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OVDP: Willful vs. Nonwillful Violators

Posted in Hot Topics, News, Offshore Account Update on September 25, 2014 | Share

If you have any offshore financial accounts, you are required to file a Report of Foreign Bank and Financial Accounts (FBAR) to alert the Internal Revenue Service to your foreign investments. A failure to file FBARs can led to financial penalties, which in some cases have exceeded the value of the money kept in the foreign account. There is also the potential for criminal prosecution if the IRS determines that you violated the law by failing to report your investments.  

The IRS and the Department of Justice are cracking down on foreign banks and reaching deals where banks turn over information on investors. The IRS has also created a program, the Offshore Voluntary Disclosure Program (OVDP), to make it possible for investors with offshore accounts to come forward and admit their past failures to file an FBAR.  

The OVDP has a streamlined procedure for alerting the IRS to offshore investments that limits fines and allows you to avoid criminal penalties. However, only non-willful violators are able to take advantage of the streamlined OVDP procedure. You need to speak with a Washington DC IRS voluntary disclosure lawyer about whether you will be considered streamlined and about your options for minimizing penalties for disclosure of your offshore accounts.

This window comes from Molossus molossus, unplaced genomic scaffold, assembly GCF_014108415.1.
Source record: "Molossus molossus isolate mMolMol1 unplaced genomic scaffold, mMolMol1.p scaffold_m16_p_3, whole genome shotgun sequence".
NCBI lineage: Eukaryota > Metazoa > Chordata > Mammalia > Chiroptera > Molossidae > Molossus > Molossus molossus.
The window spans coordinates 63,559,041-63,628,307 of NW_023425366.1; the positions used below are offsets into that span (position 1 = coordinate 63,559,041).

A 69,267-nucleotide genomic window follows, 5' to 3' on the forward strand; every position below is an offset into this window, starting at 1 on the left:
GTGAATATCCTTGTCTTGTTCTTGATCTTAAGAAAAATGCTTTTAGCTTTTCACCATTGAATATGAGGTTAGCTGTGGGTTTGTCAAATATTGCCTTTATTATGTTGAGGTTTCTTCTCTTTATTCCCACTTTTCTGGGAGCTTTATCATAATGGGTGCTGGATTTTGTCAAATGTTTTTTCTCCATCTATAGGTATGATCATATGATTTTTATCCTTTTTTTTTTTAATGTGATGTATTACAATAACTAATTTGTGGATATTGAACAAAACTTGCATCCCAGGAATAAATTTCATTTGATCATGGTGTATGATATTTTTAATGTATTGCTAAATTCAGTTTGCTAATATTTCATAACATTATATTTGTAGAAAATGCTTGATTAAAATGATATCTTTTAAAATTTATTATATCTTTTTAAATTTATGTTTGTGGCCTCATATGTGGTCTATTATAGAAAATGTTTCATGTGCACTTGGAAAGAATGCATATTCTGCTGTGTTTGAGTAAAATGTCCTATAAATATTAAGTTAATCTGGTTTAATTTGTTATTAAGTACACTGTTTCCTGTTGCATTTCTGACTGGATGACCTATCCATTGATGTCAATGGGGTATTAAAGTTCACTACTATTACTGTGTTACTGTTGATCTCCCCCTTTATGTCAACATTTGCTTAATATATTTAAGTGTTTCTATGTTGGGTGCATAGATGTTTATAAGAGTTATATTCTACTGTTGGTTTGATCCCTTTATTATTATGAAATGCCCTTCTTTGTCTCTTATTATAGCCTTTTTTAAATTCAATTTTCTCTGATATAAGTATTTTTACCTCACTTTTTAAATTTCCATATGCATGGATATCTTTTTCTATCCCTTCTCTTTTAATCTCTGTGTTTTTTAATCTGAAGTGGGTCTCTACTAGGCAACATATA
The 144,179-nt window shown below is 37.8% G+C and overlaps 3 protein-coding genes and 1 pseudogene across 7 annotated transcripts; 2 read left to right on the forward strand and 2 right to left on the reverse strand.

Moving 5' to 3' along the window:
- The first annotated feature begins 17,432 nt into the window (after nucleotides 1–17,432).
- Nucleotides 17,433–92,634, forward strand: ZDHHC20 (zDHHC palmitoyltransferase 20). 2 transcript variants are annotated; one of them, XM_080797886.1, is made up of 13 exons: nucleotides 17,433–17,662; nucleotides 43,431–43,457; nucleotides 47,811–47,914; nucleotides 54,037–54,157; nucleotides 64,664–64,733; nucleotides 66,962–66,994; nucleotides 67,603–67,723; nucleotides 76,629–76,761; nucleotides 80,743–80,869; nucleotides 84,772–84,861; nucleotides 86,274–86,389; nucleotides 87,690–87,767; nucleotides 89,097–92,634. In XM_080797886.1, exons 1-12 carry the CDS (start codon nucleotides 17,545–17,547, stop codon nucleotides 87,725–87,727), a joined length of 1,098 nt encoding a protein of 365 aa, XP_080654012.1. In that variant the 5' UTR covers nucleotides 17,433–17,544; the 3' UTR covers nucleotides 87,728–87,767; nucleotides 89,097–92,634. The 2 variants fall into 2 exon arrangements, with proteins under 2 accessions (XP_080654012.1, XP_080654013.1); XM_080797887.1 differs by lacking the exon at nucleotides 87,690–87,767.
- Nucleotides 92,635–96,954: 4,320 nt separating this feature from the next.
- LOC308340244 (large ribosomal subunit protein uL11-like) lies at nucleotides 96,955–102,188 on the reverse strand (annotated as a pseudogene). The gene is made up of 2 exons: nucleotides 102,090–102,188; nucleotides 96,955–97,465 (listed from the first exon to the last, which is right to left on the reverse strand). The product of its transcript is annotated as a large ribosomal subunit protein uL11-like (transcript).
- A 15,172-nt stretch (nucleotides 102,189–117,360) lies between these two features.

Willful vs. Nonwillful Violators

Forbesrecently wrote about the difficulties faced by investors who want to take advantage of the streamlined OVDP procedures for nonwillful violators.  While the vast majority of taxpayers with previously undisclosed foreign accounts likely see themselves as nonwillful violators who inadvertently failed to follow the rules, the Internal Revenue Service may classify them differently.  

Applicants for the OVDP must swear under penalty of perjury that their failure to file FBARs was inadvertent and/or the result of negligence, lack of knowledge of FBAR requirements, or mistake. Willful blindness, or an intentional failure to learn about FBAR requirements, will not be considered an inadvertent error to file and the IRS will not allow people who intentionally failed to learn the rules to take advantage of the streamlined OVDP process. 

In addition to swearing they did not intentionally fail to comply with their tax obligations, applicants for the OVDP must also provide “specific reasons” for the failure to “report all income, pay all tax, and submit all required information returns, including FBARs.”  

If married spouses are submitting a joint certification and have different justifications for their failure to file FBARs, each must submit their own separate justifications in their independent statements of facts. If the taxpayers received professional guidance or advice, they also must provide the contact details of their professional advisor. 

The problem, of course, is that it is difficult to find objective evidence to “appropriately demonstrate a lack of personal knowledge by the taxpayer about their reporting requirements.”  As Forbes points out, how do you prove you didn’t know something?

A Washington DC IRS voluntary disclosure lawyer can provide assistance to individuals who are seeking to participate in the OVDP and who want to make the strongest possible application to the IRS. Call Thorn Law Group today to speak with a tax attorney who can help you to prove you were a nonwillful violator. 


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